I once organized another party. A lot of things happened which crammed up my agenda and somehow I ended up having only one day to prepare my part of the deal, foodwise, for this potluck party. I ended up with a creative fusion dish: Asian springroles (usually I’m good with original names, but in my hurry, coming up with a name was not a priority). My secret? Quality Sambal.
In short – basically the recipe was simple: peas, organic chicken filet, rice paper and that specific sambal. I was never complimented this much over my creations!
Sambal is the Malay or Bahasa Indonesian name for peppers, lombok, salt, vinegar, unions and sometimes fermented shrimps (“trassi”). Sugar and various seasonings are the final ingredient. So sambal is spicy. In Thailand it is called ‘nam prik’. Sambal can be used as an ingredient during the cooking process, but it can also be put on the table as a supplement with many dishes.
Not the supermarket!
Sambal in the supermarket has loads of preservatives and does not even approach the flavor it should have. Best sambals are made by hand, preferably by Indonesian grannies who would protect the recipe with their lives. They would. So once again: it may take some effort, but go for the real deal. It’s healthier and flavor-wise a world of difference with the assembly-line sambals in any supermarket.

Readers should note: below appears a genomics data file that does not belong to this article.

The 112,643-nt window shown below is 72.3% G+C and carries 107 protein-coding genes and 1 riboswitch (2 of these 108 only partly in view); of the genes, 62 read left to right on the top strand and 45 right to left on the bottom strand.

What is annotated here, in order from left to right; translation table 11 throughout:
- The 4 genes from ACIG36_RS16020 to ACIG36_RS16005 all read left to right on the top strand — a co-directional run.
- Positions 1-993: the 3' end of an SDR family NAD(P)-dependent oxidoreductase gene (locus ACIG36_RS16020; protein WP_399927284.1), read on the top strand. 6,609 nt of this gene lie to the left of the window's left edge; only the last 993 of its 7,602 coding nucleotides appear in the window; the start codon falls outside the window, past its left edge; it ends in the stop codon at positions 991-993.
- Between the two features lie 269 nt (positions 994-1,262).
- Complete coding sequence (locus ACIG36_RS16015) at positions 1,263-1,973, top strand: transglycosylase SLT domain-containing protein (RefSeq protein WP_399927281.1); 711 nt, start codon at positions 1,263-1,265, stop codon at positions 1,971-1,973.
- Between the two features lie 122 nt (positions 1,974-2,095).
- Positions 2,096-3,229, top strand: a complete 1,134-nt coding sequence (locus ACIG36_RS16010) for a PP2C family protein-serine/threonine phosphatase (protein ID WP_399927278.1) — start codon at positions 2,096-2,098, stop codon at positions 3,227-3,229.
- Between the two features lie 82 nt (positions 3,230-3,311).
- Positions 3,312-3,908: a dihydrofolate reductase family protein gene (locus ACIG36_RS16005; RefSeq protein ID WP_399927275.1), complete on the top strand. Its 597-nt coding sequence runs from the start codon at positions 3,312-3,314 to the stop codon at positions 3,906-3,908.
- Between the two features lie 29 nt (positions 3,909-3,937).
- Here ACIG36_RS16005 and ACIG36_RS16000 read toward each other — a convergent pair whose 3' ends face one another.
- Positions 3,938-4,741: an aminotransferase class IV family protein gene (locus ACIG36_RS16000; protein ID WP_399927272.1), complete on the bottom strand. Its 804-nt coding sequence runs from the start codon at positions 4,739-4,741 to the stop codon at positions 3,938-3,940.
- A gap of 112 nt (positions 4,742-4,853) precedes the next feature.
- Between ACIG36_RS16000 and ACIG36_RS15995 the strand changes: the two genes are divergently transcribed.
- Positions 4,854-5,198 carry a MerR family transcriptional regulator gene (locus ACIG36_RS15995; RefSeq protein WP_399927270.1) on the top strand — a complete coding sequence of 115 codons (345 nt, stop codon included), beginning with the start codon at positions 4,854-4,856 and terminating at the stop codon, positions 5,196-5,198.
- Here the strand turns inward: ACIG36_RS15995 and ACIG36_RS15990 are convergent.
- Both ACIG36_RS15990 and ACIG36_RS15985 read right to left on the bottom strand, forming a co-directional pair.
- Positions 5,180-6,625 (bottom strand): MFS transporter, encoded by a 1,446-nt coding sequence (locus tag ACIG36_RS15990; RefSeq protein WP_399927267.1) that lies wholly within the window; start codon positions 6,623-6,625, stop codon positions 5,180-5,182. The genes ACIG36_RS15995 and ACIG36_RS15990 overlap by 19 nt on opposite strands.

The only bad thing I can say about the products of this brand is that the name isn’t that creative. Java Cahaya or Desa Secret might sound more mystifying, more romantic, when applying the magical paste to your food creation. Sambal Brandal (with a nut taste), Djahé, Gledek and – my favorite – Peteh are all available. Very hot – ‘pedis’ – ones for the sambal-lovers. Also flavor fusions of sweeter sambals.
The shop also provides Emping Krupuk (pawn crackers) and Spekkoek (layer cake), of course.
From now on it is uncomplicated to impress.